A blog post by Mark Price, originally published at Third and State.
The Philadelphia Inquirer this morning reports that Wells Fargo has settled charges that it rigged bids on bond auctions affecting 150 Pennsylvania municipalities and agencies.
Here’s an idea: let’s in-source bond work to a new branch of Community Legal Services (CLS) that charges less than private law and financial firms and still earns enough surplus to subsidize the rest of the CLS mission. What’s that you say? That would impede the efficiency of the free market … I mean the pay-to-play political contributions from high-priced private firms that perform municipal bond work.
- Joseph N. DiStefano and Harold Brubaker, The Philadelphia Inquirer — Wachovia agrees to $150M bid-rigging settlement
Wachovia Bank, now Wells Fargo, agreed to pay about $150 million to settle charges that former employees rigged bids for the reinvestment of $9 billion in bond proceeds between 1998 and 2004, guaranteeing Wachovia excess profits at the expense of cities, towns, and other borrowers, federal and state authorities said Thursday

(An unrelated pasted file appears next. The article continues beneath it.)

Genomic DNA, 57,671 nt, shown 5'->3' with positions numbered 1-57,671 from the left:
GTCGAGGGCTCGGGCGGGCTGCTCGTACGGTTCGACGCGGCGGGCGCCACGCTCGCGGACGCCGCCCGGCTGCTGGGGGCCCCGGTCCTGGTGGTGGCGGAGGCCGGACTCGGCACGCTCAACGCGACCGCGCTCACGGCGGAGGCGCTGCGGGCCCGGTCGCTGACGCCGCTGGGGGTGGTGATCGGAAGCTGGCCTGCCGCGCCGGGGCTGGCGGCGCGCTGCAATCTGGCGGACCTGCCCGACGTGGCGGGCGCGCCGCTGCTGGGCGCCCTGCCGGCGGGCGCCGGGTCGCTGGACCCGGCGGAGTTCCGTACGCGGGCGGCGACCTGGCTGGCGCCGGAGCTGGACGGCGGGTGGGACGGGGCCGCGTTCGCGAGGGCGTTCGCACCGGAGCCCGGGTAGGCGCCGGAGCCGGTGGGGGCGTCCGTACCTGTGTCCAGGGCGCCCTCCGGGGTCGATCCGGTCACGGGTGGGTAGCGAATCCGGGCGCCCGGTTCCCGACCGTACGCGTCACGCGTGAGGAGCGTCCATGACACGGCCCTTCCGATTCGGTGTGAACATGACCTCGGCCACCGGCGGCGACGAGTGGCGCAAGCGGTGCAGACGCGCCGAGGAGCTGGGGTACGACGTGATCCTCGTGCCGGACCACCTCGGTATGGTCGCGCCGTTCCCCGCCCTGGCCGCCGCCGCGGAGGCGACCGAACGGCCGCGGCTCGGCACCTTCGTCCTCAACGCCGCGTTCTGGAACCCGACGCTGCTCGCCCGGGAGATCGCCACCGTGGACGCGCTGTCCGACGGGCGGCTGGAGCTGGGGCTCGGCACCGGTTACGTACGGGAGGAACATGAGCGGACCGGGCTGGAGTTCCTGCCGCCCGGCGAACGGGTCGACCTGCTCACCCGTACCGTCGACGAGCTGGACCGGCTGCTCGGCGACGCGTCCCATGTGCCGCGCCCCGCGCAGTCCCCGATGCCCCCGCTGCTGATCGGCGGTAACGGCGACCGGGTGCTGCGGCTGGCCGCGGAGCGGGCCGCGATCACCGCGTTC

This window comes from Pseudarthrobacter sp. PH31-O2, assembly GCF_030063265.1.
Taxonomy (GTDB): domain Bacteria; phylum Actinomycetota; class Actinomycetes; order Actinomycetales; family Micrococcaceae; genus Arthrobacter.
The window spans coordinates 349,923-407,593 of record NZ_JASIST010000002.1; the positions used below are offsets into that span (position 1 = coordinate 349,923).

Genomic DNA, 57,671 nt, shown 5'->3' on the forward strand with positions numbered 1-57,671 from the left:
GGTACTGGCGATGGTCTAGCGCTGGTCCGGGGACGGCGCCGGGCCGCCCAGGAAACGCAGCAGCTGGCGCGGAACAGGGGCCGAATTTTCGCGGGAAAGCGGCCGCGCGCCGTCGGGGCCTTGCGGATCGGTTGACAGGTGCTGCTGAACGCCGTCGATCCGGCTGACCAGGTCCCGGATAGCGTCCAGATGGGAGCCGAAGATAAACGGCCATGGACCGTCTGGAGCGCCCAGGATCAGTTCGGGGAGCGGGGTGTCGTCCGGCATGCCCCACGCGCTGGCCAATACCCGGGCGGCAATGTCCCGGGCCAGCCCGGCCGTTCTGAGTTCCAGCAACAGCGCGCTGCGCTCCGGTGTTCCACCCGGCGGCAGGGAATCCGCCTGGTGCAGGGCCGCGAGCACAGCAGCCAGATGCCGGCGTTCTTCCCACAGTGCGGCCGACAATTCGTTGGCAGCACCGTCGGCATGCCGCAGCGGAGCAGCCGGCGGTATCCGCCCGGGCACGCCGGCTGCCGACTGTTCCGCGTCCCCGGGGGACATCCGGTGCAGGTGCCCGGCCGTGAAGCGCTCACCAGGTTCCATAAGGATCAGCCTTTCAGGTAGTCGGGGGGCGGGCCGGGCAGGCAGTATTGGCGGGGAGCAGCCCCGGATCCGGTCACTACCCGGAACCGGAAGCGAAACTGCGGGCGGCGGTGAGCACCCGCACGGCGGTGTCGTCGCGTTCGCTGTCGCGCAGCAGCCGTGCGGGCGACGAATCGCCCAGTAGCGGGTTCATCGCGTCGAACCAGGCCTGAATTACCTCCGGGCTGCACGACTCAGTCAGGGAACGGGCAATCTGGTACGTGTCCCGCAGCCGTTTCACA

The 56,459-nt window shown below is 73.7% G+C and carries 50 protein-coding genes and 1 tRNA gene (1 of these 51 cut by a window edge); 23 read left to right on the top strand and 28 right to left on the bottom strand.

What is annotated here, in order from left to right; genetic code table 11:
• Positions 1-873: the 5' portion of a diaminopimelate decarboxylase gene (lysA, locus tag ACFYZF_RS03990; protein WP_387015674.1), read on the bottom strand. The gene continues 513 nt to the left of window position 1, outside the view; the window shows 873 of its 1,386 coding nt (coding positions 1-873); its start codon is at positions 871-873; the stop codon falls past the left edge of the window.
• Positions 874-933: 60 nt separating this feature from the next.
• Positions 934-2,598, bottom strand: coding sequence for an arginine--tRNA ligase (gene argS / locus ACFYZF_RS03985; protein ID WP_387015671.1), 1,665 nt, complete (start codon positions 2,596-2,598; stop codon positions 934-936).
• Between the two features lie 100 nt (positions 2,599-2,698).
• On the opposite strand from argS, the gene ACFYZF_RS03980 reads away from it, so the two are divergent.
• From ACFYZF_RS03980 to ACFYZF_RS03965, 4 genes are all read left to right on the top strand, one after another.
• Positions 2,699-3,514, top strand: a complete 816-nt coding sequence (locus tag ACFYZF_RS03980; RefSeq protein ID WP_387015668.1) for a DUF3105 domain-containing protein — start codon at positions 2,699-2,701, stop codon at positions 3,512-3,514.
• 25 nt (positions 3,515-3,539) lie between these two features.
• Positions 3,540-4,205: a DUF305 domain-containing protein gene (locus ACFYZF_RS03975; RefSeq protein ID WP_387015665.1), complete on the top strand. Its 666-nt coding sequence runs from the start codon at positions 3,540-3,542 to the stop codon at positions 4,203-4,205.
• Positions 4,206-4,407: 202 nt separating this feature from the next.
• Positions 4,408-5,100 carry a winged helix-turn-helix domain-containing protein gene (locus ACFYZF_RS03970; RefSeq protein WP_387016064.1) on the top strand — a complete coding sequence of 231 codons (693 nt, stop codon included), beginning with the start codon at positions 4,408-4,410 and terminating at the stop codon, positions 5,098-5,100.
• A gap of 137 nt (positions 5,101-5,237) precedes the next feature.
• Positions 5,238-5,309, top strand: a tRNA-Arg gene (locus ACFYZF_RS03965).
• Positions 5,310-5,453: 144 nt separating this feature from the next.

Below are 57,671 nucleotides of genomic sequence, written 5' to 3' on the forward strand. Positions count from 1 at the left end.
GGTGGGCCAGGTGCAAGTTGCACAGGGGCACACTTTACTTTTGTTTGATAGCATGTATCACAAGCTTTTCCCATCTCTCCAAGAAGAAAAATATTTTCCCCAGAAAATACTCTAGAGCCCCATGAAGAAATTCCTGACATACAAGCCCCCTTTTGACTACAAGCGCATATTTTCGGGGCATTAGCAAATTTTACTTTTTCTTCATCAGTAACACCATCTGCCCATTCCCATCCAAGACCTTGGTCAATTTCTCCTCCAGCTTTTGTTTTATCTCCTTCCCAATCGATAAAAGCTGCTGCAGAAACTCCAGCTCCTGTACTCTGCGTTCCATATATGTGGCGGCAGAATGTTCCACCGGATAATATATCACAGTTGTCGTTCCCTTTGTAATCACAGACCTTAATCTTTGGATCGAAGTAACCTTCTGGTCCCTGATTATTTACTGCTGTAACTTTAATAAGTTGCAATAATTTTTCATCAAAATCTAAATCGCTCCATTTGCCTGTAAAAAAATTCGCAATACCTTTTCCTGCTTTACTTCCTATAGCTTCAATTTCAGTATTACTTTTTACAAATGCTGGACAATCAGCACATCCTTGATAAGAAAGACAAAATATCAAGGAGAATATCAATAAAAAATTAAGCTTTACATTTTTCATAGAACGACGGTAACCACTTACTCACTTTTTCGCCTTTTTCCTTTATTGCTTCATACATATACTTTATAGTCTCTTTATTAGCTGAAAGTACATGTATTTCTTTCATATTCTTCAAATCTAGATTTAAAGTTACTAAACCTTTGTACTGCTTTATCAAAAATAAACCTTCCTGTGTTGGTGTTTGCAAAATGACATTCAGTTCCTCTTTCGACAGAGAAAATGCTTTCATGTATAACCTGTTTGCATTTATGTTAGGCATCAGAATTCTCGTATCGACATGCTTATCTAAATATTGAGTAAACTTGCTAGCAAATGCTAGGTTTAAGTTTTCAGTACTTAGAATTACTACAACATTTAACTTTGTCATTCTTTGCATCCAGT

The settlement requires Wachovia to pay millions in restitution to borrowers in 25 states. That figure includes $5.3 million to roughly 150 Pennsylvania municipalities and agencies, including the Pennsylvania Turnpike Commission, the Philadelphia Parking Authority, and more than a dozen school districts, State Attorney General Linda Kelly said.
While Wells Fargo was settling charges it defrauded taxpayers, the financial industry scored another political victory as a U.S. Senate filibuster blocked a vote on the confirmation of a director for the newly created Consumer Financial Protection Bureau (CFPB).